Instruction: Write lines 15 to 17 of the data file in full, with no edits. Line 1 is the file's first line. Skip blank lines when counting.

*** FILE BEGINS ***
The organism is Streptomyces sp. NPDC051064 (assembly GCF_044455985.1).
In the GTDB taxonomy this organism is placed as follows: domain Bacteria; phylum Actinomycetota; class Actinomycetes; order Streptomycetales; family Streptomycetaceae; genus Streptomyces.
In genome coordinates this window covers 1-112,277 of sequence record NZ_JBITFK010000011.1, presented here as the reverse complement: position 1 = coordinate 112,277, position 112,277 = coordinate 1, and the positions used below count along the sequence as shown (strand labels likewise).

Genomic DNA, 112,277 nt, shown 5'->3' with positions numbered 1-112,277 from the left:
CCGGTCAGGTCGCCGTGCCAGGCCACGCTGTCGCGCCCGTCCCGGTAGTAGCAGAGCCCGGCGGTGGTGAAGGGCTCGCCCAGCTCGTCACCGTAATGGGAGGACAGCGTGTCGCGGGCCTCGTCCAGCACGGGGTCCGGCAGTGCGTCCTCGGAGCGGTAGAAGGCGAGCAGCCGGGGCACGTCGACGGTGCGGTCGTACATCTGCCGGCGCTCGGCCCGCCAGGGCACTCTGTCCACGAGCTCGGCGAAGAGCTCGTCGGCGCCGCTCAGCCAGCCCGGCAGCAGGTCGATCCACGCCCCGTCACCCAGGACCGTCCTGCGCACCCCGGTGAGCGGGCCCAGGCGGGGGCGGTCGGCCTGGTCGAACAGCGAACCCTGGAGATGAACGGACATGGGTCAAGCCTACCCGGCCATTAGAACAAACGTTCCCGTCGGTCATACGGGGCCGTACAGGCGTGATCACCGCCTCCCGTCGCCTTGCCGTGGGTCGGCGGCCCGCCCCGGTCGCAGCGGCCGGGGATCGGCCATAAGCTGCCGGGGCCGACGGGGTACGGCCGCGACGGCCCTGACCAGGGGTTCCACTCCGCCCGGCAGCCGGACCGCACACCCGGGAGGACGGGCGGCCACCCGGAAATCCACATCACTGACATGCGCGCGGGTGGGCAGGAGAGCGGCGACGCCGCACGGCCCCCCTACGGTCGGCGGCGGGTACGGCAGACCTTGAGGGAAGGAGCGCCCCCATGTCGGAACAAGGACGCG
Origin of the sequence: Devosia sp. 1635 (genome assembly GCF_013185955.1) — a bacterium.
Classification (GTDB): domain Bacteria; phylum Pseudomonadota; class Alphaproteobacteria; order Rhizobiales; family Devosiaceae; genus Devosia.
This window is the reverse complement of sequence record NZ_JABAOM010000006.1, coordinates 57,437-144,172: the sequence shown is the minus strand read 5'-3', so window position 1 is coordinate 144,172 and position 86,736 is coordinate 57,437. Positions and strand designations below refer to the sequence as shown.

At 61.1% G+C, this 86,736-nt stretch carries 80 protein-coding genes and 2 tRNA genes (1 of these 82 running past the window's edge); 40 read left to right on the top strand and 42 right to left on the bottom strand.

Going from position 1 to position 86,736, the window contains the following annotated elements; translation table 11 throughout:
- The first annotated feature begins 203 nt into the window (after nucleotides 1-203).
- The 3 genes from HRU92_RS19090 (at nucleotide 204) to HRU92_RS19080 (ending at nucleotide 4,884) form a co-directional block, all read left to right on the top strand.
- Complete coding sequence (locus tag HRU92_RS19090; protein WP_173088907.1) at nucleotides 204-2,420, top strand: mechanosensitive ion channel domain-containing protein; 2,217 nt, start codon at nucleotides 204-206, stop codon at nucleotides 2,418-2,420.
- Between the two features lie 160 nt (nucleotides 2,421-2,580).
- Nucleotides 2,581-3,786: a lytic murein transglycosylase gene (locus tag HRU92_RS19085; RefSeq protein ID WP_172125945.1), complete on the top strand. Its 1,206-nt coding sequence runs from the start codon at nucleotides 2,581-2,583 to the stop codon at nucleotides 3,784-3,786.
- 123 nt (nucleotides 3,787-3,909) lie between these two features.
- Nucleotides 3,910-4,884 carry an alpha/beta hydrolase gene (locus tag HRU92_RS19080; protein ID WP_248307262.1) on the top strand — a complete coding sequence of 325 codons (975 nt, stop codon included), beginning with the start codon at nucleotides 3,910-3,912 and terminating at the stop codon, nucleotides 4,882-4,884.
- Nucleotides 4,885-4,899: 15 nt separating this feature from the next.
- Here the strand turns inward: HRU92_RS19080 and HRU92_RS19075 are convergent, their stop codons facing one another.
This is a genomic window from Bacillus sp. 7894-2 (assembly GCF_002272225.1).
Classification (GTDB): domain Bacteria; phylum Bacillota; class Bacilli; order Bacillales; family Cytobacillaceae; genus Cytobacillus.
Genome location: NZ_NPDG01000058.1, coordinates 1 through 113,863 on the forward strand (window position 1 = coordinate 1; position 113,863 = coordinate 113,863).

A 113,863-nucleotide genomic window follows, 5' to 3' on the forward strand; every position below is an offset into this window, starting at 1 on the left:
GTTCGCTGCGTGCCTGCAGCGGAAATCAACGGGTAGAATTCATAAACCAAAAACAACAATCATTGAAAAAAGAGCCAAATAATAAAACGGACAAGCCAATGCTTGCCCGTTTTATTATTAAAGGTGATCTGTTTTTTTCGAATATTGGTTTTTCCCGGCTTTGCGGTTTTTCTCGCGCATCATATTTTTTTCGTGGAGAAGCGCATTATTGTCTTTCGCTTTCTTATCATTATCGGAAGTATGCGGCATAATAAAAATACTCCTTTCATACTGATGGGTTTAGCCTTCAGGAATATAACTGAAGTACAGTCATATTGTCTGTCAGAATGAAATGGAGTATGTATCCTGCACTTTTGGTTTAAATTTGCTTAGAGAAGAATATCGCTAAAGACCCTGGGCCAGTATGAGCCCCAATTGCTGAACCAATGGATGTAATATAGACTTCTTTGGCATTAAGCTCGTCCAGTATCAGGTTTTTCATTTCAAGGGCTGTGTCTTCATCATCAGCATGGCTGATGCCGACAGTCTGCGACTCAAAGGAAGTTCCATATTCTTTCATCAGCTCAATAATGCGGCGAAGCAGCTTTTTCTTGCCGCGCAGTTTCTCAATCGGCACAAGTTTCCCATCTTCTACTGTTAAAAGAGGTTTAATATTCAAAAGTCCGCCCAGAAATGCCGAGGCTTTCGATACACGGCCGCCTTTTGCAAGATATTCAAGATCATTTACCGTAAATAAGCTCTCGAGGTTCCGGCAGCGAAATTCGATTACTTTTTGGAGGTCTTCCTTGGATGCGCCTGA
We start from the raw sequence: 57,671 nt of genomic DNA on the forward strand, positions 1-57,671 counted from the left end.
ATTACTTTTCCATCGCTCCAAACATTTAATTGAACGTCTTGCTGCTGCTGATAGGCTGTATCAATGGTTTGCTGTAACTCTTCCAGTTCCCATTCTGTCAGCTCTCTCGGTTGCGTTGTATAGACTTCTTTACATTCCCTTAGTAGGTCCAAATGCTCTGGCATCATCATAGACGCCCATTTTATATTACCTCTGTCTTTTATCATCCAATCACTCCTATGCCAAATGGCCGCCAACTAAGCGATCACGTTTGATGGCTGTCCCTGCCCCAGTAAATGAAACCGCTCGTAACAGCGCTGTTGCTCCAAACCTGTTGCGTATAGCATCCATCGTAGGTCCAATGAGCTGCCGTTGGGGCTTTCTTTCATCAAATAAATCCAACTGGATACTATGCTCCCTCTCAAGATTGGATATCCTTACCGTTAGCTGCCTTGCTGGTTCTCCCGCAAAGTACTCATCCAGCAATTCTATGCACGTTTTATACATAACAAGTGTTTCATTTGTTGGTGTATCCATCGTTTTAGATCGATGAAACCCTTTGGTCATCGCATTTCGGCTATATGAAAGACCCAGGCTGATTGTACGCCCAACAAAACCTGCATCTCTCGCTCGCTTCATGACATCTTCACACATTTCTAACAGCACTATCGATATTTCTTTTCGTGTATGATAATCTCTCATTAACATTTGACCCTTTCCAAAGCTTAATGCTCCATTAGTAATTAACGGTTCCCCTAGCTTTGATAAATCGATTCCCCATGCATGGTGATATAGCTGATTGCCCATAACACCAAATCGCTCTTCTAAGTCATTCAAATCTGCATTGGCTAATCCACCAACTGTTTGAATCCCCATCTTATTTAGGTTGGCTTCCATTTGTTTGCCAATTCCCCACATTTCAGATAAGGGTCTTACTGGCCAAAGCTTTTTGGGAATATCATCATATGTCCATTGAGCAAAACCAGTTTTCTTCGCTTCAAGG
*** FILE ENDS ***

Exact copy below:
- Nucleotides 2,581-3,786: a lytic murein transglycosylase gene (locus tag HRU92_RS19085; RefSeq protein ID WP_172125945.1), complete on the top strand. Its 1,206-nt coding sequence runs from the start codon at nucleotides 2,581-2,583 to the stop codon at nucleotides 3,784-3,786.
- 123 nt (nucleotides 3,787-3,909) lie between these two features.
- Nucleotides 3,910-4,884 carry an alpha/beta hydrolase gene (locus tag HRU92_RS19080; protein ID WP_248307262.1) on the top strand — a complete coding sequence of 325 codons (975 nt, stop codon included), beginning with the start codon at nucleotides 3,910-3,912 and terminating at the stop codon, nucleotides 4,882-4,884.